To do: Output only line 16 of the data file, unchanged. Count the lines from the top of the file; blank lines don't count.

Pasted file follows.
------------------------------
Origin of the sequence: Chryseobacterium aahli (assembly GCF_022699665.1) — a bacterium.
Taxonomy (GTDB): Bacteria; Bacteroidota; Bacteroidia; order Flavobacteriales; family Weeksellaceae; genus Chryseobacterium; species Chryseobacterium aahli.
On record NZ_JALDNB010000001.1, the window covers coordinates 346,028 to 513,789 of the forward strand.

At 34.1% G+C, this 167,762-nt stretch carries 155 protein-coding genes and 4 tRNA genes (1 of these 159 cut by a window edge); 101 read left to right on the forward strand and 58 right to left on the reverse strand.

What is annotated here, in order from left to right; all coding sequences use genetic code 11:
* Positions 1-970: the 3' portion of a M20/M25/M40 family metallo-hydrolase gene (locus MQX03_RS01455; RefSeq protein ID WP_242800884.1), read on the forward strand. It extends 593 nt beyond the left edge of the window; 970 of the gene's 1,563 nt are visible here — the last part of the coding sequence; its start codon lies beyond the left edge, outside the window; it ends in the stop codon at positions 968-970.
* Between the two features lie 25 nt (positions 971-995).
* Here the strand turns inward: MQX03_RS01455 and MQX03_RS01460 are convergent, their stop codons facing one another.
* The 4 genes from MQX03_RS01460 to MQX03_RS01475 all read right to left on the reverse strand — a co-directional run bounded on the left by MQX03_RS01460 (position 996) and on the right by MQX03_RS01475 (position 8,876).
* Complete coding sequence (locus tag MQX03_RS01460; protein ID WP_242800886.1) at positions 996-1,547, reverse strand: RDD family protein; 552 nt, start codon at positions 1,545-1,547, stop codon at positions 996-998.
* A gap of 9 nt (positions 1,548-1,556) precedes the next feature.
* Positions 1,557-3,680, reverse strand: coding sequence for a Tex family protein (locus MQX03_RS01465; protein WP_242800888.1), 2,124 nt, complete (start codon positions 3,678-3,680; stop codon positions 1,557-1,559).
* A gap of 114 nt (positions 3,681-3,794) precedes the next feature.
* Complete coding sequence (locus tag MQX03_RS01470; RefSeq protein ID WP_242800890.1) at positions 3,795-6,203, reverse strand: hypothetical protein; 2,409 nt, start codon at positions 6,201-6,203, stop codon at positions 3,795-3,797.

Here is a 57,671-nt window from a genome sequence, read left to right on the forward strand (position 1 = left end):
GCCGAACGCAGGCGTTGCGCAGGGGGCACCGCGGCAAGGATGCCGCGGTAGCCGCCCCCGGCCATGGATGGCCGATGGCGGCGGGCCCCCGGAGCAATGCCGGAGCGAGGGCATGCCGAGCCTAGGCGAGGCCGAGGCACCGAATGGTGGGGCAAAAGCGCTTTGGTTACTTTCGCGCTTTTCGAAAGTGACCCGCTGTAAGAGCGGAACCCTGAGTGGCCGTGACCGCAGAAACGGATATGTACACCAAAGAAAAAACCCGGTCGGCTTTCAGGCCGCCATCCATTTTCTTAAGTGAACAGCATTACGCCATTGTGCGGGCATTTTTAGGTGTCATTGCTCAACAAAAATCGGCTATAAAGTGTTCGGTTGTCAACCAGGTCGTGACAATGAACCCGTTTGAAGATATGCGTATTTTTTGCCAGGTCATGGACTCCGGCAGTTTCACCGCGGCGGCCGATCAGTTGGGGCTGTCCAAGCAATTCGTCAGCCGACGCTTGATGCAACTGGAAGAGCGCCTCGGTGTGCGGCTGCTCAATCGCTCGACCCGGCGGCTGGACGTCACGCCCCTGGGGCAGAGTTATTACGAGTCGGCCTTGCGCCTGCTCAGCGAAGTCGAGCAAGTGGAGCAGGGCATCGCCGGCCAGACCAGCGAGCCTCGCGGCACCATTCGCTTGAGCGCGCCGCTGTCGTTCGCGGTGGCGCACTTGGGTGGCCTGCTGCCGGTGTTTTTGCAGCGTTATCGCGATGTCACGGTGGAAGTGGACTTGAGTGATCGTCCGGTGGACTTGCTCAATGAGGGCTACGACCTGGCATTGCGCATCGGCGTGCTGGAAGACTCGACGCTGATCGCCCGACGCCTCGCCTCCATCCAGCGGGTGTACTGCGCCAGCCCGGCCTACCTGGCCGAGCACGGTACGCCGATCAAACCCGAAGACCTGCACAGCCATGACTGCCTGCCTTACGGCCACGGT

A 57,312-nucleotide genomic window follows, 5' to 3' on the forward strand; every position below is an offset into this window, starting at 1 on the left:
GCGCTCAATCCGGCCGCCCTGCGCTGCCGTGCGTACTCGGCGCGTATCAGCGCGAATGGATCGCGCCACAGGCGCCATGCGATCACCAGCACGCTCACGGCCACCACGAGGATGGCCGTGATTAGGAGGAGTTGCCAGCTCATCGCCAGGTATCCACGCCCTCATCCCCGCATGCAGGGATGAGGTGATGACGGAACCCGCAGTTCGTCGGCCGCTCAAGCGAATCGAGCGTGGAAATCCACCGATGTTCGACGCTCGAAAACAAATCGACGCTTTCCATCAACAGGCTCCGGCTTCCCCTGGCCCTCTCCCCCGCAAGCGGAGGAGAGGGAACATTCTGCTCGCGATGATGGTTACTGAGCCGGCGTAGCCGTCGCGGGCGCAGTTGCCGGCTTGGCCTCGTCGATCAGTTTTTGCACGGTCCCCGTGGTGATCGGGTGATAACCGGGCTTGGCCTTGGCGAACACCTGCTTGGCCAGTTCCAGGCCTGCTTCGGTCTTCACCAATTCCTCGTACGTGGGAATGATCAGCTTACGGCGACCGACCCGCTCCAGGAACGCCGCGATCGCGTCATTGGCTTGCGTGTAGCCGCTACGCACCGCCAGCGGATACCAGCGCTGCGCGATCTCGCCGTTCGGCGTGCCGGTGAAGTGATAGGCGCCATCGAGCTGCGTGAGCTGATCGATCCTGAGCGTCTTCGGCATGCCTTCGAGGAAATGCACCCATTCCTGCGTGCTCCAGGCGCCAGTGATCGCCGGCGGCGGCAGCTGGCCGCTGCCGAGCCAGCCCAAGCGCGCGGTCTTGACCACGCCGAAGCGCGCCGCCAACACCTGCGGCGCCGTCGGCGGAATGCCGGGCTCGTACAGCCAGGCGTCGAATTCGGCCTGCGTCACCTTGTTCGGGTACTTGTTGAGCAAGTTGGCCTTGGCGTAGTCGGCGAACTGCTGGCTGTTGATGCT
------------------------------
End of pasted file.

GCCGAACGCAGGCGTTGCGCAGGGGGCACCGCGGCAAGGATGCCGCGGTAGCCGCCCCCGGCCATGGATGGCCGATGGCGGCGGGCCCCCGGAGCAATGCCGGAGCGAGGGCATGCCGAGCCTAGGCGAGGCCGAGGCACCGAATGGTGGGGCAAAAGCGCTTTGGTTACTTTCGCGCTTTTCGAAAGTGACCCGCTGTAAGAGCGGAACCCTGAGTGGCCGTGACCGCAGAAACGGATATGTACACCAAAGAAAAAACCCGGTCGGCTTTCAGGCCGCCATCCATTTTCTTAAGTGAACAGCATTACGCCATTGTGCGGGCATTTTTAGGTGTCATTGCTCAACAAAAATCGGCTATAAAGTGTTCGGTTGTCAACCAGGTCGTGACAATGAACCCGTTTGAAGATATGCGTATTTTTTGCCAGGTCATGGACTCCGGCAGTTTCACCGCGGCGGCCGATCAGTTGGGGCTGTCCAAGCAATTCGTCAGCCGACGCTTGATGCAACTGGAAGAGCGCCTCGGTGTGCGGCTGCTCAATCGCTCGACCCGGCGGCTGGACGTCACGCCCCTGGGGCAGAGTTATTACGAGTCGGCCTTGCGCCTGCTCAGCGAAGTCGAGCAAGTGGAGCAGGGCATCGCCGGCCAGACCAGCGAGCCTCGCGGCACCATTCGCTTGAGCGCGCCGCTGTCGTTCGCGGTGGCGCACTTGGGTGGCCTGCTGCCGGTGTTTTTGCAGCGTTATCGCGATGTCACGGTGGAAGTGGACTTGAGTGATCGTCCGGTGGACTTGCTCAATGAGGGCTACGACCTGGCATTGCGCATCGGCGTGCTGGAAGACTCGACGCTGATCGCCCGACGCCTCGCCTCCATCCAGCGGGTGTACTGCGCCAGCCCGGCCTACCTGGCCGAGCACGGTACGCCGATCAAACCCGAAGACCTGCACAGCCATGACTGCCTGCCTTACGGCCACGGT